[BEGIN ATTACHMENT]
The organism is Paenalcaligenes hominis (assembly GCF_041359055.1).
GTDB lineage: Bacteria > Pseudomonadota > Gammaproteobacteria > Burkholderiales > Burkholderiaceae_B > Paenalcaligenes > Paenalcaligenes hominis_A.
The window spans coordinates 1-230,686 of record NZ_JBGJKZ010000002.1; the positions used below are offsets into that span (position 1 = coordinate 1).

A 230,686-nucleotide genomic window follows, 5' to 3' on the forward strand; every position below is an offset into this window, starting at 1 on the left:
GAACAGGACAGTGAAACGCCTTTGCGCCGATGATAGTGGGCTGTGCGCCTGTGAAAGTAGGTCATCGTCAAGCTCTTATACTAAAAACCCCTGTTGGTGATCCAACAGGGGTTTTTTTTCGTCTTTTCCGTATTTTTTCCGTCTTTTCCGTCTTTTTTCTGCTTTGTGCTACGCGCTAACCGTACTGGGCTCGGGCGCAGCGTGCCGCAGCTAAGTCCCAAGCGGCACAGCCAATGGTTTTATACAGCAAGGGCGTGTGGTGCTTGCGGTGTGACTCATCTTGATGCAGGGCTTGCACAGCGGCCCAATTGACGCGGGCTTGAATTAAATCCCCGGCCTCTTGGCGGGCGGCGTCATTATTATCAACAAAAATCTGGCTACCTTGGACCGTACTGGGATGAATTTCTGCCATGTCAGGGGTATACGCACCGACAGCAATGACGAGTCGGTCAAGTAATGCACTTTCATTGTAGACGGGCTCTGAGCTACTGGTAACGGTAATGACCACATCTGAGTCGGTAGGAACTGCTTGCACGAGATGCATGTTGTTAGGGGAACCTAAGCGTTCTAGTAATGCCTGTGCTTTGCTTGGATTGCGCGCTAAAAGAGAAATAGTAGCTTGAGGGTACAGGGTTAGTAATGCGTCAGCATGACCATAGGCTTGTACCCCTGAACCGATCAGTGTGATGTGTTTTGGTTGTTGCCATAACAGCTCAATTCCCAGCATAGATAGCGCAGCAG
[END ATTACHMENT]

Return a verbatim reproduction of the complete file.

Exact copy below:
The organism is Paenalcaligenes hominis (assembly GCF_041359055.1).
GTDB lineage: Bacteria > Pseudomonadota > Gammaproteobacteria > Burkholderiales > Burkholderiaceae_B > Paenalcaligenes > Paenalcaligenes hominis_A.
The window spans coordinates 1-230,686 of record NZ_JBGJKZ010000002.1; the positions used below are offsets into that span (position 1 = coordinate 1).

A 230,686-nucleotide genomic window follows, 5' to 3' on the forward strand; every position below is an offset into this window, starting at 1 on the left:
GAACAGGACAGTGAAACGCCTTTGCGCCGATGATAGTGGGCTGTGCGCCTGTGAAAGTAGGTCATCGTCAAGCTCTTATACTAAAAACCCCTGTTGGTGATCCAACAGGGGTTTTTTTTCGTCTTTTCCGTATTTTTTCCGTCTTTTCCGTCTTTTTTCTGCTTTGTGCTACGCGCTAACCGTACTGGGCTCGGGCGCAGCGTGCCGCAGCTAAGTCCCAAGCGGCACAGCCAATGGTTTTATACAGCAAGGGCGTGTGGTGCTTGCGGTGTGACTCATCTTGATGCAGGGCTTGCACAGCGGCCCAATTGACGCGGGCTTGAATTAAATCCCCGGCCTCTTGGCGGGCGGCGTCATTATTATCAACAAAAATCTGGCTACCTTGGACCGTACTGGGATGAATTTCTGCCATGTCAGGGGTATACGCACCGACAGCAATGACGAGTCGGTCAAGTAATGCACTTTCATTGTAGACGGGCTCTGAGCTACTGGTAACGGTAATGACCACATCTGAGTCGGTAGGAACTGCTTGCACGAGATGCATGTTGTTAGGGGAACCTAAGCGTTCTAGTAATGCCTGTGCTTTGCTTGGATTGCGCGCTAAAAGAGAAATAGTAGCTTGAGGGTACAGGGTTAGTAATGCGTCAGCATGACCATAGGCTTGTACCCCTGAACCGATCAGTGTGATGTGTTTTGGTTGTTGCCATAACAGCTCAATTCCCAGCATAGATAGCGCAGCAG